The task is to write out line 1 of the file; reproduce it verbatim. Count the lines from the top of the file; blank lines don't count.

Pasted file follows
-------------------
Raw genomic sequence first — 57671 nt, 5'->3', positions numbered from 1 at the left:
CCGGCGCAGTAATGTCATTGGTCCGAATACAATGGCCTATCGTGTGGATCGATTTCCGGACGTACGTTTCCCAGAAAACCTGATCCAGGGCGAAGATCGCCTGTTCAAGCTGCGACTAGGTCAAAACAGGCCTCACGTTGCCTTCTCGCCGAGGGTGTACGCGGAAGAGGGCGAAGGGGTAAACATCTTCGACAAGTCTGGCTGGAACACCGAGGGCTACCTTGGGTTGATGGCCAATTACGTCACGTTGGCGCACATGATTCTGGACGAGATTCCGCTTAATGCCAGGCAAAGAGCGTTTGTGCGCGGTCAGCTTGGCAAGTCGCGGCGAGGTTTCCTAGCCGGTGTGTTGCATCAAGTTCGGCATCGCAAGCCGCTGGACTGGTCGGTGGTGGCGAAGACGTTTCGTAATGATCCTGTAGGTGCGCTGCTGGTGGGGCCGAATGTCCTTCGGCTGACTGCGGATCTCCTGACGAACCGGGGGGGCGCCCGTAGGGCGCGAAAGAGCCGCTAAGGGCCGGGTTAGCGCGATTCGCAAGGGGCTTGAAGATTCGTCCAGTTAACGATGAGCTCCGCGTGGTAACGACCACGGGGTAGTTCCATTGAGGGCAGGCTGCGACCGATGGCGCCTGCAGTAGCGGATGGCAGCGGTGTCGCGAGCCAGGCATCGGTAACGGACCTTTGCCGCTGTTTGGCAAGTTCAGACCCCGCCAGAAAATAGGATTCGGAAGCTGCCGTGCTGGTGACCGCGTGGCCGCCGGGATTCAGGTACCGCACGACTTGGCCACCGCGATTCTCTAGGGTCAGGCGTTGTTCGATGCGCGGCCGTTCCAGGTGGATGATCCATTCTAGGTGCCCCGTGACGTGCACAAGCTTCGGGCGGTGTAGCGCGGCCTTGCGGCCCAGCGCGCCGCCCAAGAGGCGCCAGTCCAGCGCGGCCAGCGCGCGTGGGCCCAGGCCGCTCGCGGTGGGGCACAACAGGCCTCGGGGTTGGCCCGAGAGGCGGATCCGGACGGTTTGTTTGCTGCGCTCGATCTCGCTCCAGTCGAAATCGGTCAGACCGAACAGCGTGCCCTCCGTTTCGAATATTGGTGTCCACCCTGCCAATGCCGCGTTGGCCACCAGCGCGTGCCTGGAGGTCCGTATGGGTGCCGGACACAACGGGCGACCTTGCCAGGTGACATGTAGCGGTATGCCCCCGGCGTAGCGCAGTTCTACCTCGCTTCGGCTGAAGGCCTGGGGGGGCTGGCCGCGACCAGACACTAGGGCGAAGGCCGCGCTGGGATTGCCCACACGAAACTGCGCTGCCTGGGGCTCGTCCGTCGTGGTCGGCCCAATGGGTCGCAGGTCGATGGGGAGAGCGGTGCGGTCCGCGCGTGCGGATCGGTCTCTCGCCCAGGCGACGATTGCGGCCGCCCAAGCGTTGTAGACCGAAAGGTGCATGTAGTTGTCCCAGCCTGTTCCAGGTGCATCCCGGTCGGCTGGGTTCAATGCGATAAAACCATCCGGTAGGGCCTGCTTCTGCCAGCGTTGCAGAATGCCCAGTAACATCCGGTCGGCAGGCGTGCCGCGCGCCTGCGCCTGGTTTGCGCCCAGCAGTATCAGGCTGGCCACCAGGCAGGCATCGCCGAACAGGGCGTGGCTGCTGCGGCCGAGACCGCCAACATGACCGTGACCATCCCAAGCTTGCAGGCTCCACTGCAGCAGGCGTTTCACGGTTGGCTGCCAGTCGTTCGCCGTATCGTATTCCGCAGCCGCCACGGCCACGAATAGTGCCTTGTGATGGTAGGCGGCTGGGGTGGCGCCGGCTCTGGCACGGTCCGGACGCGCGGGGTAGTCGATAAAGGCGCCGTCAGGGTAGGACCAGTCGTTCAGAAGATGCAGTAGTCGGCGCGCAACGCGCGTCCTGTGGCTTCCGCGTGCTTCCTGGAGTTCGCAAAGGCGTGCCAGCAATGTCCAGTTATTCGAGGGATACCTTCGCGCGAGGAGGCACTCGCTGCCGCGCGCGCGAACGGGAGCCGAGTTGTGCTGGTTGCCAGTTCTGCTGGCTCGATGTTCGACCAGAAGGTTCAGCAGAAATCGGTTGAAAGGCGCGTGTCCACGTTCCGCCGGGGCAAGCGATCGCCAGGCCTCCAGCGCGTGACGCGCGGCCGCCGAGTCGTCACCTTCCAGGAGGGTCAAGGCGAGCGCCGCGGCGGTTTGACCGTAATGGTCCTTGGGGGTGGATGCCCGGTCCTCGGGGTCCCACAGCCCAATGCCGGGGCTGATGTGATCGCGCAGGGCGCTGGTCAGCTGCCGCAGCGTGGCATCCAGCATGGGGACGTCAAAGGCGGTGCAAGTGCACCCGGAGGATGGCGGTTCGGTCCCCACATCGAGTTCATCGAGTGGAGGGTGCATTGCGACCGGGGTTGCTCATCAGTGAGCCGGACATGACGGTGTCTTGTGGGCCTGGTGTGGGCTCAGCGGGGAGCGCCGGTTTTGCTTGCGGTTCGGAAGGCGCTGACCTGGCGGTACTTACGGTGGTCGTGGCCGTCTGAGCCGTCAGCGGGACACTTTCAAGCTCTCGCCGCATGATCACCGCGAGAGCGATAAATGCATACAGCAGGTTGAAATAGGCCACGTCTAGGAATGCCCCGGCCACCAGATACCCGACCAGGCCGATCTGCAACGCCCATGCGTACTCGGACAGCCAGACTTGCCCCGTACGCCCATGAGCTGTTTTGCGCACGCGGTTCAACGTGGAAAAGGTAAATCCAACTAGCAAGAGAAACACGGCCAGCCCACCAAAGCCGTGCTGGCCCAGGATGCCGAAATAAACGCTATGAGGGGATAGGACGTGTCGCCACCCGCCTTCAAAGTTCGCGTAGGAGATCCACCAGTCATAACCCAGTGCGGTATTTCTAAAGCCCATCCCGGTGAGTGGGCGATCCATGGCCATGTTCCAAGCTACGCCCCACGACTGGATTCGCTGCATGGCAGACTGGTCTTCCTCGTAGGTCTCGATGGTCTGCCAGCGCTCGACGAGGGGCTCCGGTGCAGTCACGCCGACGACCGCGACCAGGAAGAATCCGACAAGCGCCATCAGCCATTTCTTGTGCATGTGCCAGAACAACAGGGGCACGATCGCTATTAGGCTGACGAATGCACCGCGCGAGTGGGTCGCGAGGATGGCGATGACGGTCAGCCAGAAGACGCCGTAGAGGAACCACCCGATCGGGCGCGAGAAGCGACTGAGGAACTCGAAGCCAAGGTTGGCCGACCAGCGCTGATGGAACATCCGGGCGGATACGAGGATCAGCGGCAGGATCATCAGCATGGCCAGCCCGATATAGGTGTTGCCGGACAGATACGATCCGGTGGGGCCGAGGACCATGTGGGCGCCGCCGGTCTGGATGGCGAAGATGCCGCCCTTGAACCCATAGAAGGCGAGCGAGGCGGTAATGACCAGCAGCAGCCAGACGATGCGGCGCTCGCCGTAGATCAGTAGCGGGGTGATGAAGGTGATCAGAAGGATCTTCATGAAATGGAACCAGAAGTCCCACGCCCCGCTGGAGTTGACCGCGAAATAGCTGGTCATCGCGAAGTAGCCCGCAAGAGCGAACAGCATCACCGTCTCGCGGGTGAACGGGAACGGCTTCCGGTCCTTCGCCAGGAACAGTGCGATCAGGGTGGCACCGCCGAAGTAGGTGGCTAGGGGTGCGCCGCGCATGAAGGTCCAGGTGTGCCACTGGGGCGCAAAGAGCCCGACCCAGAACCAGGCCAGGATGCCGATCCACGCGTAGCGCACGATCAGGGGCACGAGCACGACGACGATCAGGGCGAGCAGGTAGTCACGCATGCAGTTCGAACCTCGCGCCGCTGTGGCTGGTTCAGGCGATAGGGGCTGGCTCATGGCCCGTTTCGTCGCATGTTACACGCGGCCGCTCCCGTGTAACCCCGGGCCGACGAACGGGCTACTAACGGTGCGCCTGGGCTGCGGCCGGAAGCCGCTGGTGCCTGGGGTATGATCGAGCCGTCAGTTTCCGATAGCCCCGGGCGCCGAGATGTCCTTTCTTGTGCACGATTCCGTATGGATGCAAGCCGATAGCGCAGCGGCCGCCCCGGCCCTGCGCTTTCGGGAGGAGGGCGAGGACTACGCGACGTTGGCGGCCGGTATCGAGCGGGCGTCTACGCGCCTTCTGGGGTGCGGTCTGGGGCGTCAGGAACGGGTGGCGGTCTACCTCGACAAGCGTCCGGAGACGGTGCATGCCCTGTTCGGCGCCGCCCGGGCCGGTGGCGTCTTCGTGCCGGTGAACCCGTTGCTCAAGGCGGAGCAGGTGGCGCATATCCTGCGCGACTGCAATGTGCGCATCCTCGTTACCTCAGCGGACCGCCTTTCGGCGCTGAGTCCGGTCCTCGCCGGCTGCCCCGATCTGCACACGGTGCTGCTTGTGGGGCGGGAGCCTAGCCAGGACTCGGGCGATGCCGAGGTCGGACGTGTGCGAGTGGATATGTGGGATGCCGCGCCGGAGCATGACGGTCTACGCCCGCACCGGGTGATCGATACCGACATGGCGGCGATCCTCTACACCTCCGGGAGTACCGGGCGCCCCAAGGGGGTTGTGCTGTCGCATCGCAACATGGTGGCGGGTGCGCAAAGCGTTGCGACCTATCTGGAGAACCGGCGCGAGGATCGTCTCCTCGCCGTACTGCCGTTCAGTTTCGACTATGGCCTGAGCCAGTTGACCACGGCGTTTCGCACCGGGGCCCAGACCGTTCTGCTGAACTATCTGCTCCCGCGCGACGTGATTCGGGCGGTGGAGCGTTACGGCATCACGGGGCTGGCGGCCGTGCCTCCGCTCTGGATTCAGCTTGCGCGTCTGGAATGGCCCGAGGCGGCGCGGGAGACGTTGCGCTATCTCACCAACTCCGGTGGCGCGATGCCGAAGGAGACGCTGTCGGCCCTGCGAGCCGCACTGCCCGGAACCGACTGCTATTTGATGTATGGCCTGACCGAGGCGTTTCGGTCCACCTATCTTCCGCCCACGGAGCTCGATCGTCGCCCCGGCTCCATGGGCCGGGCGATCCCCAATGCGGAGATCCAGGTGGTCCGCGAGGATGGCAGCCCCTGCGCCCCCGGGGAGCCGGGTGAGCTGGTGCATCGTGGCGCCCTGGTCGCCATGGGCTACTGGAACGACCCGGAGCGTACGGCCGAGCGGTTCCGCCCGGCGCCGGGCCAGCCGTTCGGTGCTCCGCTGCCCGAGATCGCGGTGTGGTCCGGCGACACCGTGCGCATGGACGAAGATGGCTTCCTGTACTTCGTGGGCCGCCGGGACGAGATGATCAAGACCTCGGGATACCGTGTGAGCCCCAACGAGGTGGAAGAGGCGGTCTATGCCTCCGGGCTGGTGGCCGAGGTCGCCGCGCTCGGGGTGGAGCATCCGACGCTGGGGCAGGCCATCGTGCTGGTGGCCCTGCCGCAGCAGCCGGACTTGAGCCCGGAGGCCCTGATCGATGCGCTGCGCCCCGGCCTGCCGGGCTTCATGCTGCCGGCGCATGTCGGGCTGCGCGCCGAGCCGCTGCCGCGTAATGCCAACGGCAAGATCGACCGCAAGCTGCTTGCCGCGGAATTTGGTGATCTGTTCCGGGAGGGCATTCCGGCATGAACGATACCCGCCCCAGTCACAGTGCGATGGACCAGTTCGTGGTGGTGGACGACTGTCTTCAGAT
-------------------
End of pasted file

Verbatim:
Raw genomic sequence first — 57671 nt, 5'->3', positions numbered from 1 at the left: